The above chart from Cloudflare shows the correlation between load times and conversion rate. Many companies have studied the effects of speed on their conversion rates.
While improving speed across your whole site is important, it’s most important on entrance pages. If you’re not sure where to start, entrance pages (or landing pages) are the place to look first. These are the page that users are most likely to land on first. The first impression of your website. Your homepage, for example, is the main one.
Others may include popular blog posts and any pages that rank on page one in search results. You can see a list of your most popular landing pages in Google Analytics.
Now that you know why speed is so important, you probably want to make sure your own website is up to scratch. Punching your URL into a browser and trying to count how many seconds it takes isn’t the best way to check though. Browser caching means that if you visit a website often your browser actually saves a bunch of data to help it load quicker.
Basically, your own site will usually load quicker for you than for a new user.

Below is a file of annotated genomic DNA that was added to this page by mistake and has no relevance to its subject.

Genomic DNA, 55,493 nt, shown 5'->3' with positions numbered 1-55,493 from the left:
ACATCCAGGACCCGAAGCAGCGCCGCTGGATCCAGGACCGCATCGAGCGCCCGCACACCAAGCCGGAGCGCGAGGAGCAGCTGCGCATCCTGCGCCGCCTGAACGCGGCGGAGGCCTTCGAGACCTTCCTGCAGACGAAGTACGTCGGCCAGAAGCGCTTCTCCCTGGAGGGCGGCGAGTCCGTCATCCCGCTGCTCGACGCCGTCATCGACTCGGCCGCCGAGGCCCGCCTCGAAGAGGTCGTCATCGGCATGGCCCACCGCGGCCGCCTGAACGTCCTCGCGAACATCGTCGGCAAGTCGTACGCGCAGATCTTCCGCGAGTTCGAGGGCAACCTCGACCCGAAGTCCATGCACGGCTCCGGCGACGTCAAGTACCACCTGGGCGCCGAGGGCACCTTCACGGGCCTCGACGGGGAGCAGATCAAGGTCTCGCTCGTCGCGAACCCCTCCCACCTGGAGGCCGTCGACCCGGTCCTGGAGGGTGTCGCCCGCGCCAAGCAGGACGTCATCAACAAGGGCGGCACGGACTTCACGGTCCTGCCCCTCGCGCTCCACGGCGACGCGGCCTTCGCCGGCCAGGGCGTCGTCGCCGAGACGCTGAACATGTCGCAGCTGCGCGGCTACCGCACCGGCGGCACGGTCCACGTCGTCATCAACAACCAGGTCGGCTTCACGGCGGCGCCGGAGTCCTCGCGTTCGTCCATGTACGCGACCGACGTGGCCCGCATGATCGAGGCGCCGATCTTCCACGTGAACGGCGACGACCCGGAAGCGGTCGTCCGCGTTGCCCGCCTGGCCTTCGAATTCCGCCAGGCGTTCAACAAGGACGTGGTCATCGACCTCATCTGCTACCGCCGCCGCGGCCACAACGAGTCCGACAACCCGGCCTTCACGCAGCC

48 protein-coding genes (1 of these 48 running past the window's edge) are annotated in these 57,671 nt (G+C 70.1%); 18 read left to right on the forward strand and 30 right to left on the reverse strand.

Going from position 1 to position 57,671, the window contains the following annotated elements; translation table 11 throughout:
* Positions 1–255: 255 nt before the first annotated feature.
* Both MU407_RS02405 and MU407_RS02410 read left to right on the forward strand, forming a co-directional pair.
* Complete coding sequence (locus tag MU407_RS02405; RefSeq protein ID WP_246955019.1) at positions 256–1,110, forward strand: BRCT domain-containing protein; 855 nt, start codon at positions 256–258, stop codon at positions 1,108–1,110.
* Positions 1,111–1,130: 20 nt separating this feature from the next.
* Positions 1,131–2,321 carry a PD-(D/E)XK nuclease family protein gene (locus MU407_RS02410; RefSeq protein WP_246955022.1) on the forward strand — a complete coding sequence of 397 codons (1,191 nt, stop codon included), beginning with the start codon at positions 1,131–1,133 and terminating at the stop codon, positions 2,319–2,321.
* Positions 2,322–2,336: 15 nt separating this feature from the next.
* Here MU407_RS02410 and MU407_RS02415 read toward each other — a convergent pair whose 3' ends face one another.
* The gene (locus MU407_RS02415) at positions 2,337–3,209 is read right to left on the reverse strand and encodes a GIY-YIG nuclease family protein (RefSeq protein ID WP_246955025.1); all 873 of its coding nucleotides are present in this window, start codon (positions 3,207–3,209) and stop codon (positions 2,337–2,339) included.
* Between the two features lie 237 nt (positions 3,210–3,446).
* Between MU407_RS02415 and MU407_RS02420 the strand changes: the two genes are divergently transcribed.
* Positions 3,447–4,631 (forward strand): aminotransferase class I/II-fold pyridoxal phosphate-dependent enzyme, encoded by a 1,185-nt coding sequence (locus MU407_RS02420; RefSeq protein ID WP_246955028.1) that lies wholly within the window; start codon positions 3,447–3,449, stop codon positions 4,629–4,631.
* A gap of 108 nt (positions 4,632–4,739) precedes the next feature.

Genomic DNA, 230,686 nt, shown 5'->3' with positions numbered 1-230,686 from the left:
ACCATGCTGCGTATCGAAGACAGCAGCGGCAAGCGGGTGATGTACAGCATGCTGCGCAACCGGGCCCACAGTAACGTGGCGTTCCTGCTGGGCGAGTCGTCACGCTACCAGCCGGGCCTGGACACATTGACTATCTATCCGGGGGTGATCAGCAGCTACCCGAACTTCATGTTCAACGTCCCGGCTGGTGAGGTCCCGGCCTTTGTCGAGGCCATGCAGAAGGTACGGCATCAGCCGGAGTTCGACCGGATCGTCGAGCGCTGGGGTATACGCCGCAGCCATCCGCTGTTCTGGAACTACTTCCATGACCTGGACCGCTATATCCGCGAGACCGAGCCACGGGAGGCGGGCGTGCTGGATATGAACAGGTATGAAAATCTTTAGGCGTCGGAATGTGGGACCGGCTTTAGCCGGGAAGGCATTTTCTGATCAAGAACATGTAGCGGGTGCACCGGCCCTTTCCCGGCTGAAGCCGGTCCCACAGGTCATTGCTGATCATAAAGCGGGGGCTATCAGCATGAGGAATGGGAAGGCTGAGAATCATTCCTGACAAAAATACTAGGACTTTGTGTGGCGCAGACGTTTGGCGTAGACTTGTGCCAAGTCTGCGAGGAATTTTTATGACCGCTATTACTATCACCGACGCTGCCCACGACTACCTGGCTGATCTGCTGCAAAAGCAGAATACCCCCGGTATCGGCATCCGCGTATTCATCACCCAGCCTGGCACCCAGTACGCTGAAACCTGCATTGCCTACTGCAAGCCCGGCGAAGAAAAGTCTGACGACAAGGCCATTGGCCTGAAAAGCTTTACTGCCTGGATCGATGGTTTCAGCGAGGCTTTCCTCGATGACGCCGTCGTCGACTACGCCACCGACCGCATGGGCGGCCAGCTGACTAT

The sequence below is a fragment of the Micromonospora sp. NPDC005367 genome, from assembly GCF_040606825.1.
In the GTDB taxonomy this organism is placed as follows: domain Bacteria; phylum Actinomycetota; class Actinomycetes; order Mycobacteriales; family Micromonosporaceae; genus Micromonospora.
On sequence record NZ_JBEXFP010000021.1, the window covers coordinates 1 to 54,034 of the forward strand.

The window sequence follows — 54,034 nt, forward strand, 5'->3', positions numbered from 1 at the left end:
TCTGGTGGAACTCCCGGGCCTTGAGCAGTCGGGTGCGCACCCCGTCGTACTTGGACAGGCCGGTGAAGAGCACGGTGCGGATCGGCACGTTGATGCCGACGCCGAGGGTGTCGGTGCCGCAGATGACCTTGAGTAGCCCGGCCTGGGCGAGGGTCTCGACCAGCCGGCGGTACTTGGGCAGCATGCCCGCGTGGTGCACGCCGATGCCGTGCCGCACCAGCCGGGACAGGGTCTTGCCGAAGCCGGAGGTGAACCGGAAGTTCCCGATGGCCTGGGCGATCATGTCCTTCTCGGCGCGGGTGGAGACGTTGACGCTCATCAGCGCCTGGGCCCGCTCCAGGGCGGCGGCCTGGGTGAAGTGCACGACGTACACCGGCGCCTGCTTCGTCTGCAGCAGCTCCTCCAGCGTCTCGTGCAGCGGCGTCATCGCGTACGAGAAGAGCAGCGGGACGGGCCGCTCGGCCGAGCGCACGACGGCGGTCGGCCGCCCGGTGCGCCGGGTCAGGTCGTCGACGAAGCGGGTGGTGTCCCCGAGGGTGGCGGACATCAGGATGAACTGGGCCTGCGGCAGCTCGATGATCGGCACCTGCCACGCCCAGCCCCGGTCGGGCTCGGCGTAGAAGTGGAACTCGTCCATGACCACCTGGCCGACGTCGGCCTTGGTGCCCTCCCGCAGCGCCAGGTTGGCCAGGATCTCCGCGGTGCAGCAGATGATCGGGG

Fortunately, there are a bunch of free tools that exist to help you measure your website speed.
PageSpeed Insights ‐ This is Google’s own tool for measuring site speed on both desktop and mobile. It also gives you tips on how to improve it.
GTmetrix ‐ A site speed testing tool that gives your site a grade, and list of items to look at.
Pingdom ‐ A handy tool that can measure and grade your site speed from different locations around the world.
WebPagetest ‐ A comprehensive tool that can test speed based on both location and browser, and shows a waterfall view of your pages’ load performance plus an optimisation checklist.
Website speed is always a trade-off with the website development and design. If you’ve skimped on the initial website build, the developer may have cut corners. A cheaply built website often puts more importance on simply getting it live and working, rather than speed and performance.